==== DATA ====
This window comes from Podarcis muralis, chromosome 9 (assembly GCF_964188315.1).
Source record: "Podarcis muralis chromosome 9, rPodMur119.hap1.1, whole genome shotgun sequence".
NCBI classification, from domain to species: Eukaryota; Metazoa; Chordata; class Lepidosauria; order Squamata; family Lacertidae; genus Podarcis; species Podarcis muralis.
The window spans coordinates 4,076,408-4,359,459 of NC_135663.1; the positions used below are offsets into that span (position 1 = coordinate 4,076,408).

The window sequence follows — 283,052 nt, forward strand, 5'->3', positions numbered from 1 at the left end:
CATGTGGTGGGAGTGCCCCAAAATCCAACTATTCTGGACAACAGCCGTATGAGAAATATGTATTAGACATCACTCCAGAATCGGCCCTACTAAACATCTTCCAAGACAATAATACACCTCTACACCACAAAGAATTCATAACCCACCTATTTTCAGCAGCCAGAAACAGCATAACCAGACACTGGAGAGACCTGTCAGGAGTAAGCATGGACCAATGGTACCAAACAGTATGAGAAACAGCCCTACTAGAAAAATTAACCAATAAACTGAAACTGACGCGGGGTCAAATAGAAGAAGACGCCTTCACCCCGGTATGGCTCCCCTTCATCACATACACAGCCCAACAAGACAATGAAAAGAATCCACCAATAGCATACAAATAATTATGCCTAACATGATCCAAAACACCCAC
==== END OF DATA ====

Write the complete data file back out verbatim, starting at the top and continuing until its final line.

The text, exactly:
This window comes from Podarcis muralis, chromosome 9 (assembly GCF_964188315.1).
Source record: "Podarcis muralis chromosome 9, rPodMur119.hap1.1, whole genome shotgun sequence".
NCBI classification, from domain to species: Eukaryota; Metazoa; Chordata; class Lepidosauria; order Squamata; family Lacertidae; genus Podarcis; species Podarcis muralis.
The window spans coordinates 4,076,408-4,359,459 of NC_135663.1; the positions used below are offsets into that span (position 1 = coordinate 4,076,408).

The window sequence follows — 283,052 nt, forward strand, 5'->3', positions numbered from 1 at the left end:
CATGTGGTGGGAGTGCCCCAAAATCCAACTATTCTGGACAACAGCCGTATGAGAAATATGTATTAGACATCACTCCAGAATCGGCCCTACTAAACATCTTCCAAGACAATAATACACCTCTACACCACAAAGAATTCATAACCCACCTATTTTCAGCAGCCAGAAACAGCATAACCAGACACTGGAGAGACCTGTCAGGAGTAAGCATGGACCAATGGTACCAAACAGTATGAGAAACAGCCCTACTAGAAAAATTAACCAATAAACTGAAACTGACGCGGGGTCAAATAGAAGAAGACGCCTTCACCCCGGTATGGCTCCCCTTCATCACATACACAGCCCAACAAGACAATGAAAAGAATCCACCAATAGCATACAAATAATTATGCCTAACATGATCCAAAACACCCAC